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Application of Electrostatic Inkjet Phenomena to Micro-Film Formation by Spraying Viscous Liquid from Multi-Nozzles

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Micro spray mode of electrostatic Inkjet has been examined experimentally for the application of precision film coating. Critical issues of this technology lie in productivity and jetting viscous liquid. The former is that the amount of liquid jetted from a single nozzle is too small to obtain sufficiently high coating speed. The latter is that the stable jetting window of viscous liquid is narrow and the distribution of the droplet is not uniform. To overcome the situation, a possibility of jetting viscous solution from multi-nozzles was investigated in this report. As results, jetting from seven nozzles made of stainless steel was fanned out toward the opposite plate electrode. By intentionally clogging the both end-nozzles and making them as electrodes, the direction was remedied and parallel jets were obtained. According to the increment of applied voltage, jetting mode was varied from dripping mode to stable cone-jet mode. Although the variation of jetting mode was qualitatively the same as that of a single nozzle, for the multi-nozzle the higher voltage was required to obtain the stable jetting mode. Calculated results suggested that the electric field at the tips of the multi-nozzles were lower than that of a single nozzle so that the much higher voltage was required to obtain the same family of jetting mode. From coating experiments on a drum it was demonstrated that the multi-nozzles with dummy electrodes at high applied voltage could jet well-oriented fine droplets to acquire thick and flat film, although the droplets were not uniform. It was confirmed that the coating speed was improved according to the number of the nozzles but the more flowrate was indispensable to obtain thick film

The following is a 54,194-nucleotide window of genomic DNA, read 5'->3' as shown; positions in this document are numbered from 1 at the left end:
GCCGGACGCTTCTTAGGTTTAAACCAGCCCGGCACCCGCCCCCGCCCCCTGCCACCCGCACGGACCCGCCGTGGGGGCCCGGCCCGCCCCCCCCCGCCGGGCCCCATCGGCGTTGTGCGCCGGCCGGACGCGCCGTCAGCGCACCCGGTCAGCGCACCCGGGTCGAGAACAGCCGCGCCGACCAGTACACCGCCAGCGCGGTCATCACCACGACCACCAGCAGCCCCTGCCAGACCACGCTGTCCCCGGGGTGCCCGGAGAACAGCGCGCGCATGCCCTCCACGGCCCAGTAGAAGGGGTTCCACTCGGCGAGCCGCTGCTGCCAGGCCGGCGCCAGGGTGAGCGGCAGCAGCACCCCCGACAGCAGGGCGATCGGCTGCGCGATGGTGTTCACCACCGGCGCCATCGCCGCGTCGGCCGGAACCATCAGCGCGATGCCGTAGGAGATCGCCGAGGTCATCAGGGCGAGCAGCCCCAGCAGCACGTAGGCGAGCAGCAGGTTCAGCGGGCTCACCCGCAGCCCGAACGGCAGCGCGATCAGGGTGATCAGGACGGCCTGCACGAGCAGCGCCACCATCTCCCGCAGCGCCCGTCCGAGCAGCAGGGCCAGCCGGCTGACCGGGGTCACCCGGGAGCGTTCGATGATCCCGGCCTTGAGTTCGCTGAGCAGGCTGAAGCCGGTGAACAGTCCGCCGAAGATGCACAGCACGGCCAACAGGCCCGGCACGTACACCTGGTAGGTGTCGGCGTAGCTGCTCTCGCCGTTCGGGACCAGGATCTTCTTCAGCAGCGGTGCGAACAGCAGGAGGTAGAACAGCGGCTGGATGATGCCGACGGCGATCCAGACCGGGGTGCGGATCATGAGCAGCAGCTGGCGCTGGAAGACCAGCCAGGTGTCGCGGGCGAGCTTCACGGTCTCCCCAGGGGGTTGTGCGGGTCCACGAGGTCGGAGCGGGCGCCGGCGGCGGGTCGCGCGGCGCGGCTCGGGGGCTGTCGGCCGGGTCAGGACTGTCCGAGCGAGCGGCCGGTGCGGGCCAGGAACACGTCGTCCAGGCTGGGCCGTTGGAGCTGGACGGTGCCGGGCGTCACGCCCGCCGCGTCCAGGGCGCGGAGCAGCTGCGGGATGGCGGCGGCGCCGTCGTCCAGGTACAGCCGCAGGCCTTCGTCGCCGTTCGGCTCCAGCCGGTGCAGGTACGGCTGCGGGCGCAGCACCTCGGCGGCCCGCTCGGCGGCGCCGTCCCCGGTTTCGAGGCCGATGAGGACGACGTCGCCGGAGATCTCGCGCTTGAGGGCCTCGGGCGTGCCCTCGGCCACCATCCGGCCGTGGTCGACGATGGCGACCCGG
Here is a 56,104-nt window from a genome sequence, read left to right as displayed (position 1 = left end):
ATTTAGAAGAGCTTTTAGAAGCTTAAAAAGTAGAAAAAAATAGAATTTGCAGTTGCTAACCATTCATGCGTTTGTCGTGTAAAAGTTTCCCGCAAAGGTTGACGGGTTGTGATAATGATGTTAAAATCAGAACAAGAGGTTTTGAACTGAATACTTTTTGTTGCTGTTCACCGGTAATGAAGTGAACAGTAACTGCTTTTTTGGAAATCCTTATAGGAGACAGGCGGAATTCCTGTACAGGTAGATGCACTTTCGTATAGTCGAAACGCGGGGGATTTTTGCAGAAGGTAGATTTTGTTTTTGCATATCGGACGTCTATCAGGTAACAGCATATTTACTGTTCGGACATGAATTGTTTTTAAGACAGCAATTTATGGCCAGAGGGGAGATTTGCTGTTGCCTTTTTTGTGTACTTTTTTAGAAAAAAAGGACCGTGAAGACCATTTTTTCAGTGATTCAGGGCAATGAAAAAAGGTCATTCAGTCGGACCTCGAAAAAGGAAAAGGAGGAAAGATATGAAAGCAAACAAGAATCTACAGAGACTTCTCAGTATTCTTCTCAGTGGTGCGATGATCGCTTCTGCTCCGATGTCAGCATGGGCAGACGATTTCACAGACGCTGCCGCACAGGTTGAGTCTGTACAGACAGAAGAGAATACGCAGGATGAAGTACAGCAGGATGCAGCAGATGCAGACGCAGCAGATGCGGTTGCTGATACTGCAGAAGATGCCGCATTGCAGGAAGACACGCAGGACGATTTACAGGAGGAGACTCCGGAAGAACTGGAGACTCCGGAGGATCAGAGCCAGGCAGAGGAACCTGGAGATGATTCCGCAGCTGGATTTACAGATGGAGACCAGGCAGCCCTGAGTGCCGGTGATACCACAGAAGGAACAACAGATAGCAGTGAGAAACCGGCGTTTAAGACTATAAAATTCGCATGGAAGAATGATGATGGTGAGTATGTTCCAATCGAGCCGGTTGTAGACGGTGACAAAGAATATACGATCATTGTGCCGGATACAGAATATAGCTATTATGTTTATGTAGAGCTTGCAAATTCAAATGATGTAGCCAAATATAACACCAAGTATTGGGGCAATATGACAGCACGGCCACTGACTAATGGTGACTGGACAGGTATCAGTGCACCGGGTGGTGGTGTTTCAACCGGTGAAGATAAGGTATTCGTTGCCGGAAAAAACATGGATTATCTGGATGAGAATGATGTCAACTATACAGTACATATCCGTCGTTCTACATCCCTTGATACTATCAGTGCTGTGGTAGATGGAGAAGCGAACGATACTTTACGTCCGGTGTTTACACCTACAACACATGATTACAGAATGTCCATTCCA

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Document Type: Research Article

Publication date: 2011-01-01

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  • For more than 30 years, IS&T's series of digital printing conferences have been the leading forum for discussion of advances and new directions in 2D and 3D printing technologies. A comprehensive, industry-wide conference that brings together industry and academia, this meeting includes all aspects of the hardware, materials, software, images, and applications associated with digital printing systems?particularly those involved with additive manufacturing and fabrication?including bio-printing, printed electronics, page-wide, drop-on-demand, desktop and continuous ink jet, toner-based systems, and production digital printing, as well as the engineering capability, optimization, and science involved in these fields. In 2016, the conference changed its name formally to Printing for Fabrication to better reflect the content of the meeting and the evolving technology of printing.

    Please note: For purposes of its Digital Library content, IS&T defines Open Access as papers that will be downloadable in their entirety for free in perpetuity. Copyright restrictions on papers vary; see individual paper for details.

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